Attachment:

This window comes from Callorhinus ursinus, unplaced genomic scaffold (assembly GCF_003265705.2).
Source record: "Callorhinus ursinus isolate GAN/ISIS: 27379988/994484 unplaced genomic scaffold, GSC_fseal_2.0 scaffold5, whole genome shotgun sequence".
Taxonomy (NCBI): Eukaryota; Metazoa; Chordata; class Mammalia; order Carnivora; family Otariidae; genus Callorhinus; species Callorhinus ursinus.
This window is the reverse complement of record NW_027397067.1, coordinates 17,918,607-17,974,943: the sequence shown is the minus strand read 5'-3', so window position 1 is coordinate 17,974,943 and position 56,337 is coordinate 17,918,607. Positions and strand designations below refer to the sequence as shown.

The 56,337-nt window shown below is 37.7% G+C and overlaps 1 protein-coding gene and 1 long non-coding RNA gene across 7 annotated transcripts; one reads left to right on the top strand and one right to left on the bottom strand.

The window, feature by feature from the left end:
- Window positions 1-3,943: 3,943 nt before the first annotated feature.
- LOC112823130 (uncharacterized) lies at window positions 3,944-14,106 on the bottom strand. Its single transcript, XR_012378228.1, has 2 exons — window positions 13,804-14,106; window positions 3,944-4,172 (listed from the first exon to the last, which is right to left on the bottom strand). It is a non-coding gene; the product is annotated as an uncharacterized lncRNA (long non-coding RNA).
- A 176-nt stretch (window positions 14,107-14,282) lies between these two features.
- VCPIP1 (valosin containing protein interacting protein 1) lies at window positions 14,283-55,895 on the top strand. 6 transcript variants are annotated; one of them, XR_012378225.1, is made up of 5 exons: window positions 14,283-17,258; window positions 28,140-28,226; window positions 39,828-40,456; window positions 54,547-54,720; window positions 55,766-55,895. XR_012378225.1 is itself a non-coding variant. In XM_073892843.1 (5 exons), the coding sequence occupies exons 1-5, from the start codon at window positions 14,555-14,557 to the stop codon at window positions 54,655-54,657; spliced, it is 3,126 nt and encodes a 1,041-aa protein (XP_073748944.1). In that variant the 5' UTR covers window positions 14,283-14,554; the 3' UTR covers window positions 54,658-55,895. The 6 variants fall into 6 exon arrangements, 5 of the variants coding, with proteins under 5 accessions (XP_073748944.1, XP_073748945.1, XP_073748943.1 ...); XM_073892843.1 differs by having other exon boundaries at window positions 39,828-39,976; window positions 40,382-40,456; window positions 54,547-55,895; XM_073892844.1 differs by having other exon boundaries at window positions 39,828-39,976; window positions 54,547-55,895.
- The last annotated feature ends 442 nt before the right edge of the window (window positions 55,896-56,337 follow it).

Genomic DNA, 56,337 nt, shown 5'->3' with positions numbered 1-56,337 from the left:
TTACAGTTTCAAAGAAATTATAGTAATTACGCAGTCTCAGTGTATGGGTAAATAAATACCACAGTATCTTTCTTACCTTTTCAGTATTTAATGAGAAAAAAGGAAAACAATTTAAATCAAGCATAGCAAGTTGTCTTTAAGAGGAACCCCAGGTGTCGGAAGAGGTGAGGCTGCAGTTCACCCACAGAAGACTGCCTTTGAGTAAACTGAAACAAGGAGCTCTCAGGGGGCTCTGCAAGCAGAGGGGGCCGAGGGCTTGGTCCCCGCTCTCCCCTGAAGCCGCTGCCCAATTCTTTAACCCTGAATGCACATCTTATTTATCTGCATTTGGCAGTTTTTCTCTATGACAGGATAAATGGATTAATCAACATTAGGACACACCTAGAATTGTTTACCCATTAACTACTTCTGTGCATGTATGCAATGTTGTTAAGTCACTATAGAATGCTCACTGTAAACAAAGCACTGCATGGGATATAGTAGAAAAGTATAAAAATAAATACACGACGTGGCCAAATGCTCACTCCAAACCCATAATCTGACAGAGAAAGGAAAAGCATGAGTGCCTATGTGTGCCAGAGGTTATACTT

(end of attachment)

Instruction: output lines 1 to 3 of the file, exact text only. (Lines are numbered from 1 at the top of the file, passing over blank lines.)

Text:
This window comes from Callorhinus ursinus, unplaced genomic scaffold (assembly GCF_003265705.2).
Source record: "Callorhinus ursinus isolate GAN/ISIS: 27379988/994484 unplaced genomic scaffold, GSC_fseal_2.0 scaffold5, whole genome shotgun sequence".
Taxonomy (NCBI): Eukaryota; Metazoa; Chordata; class Mammalia; order Carnivora; family Otariidae; genus Callorhinus; species Callorhinus ursinus.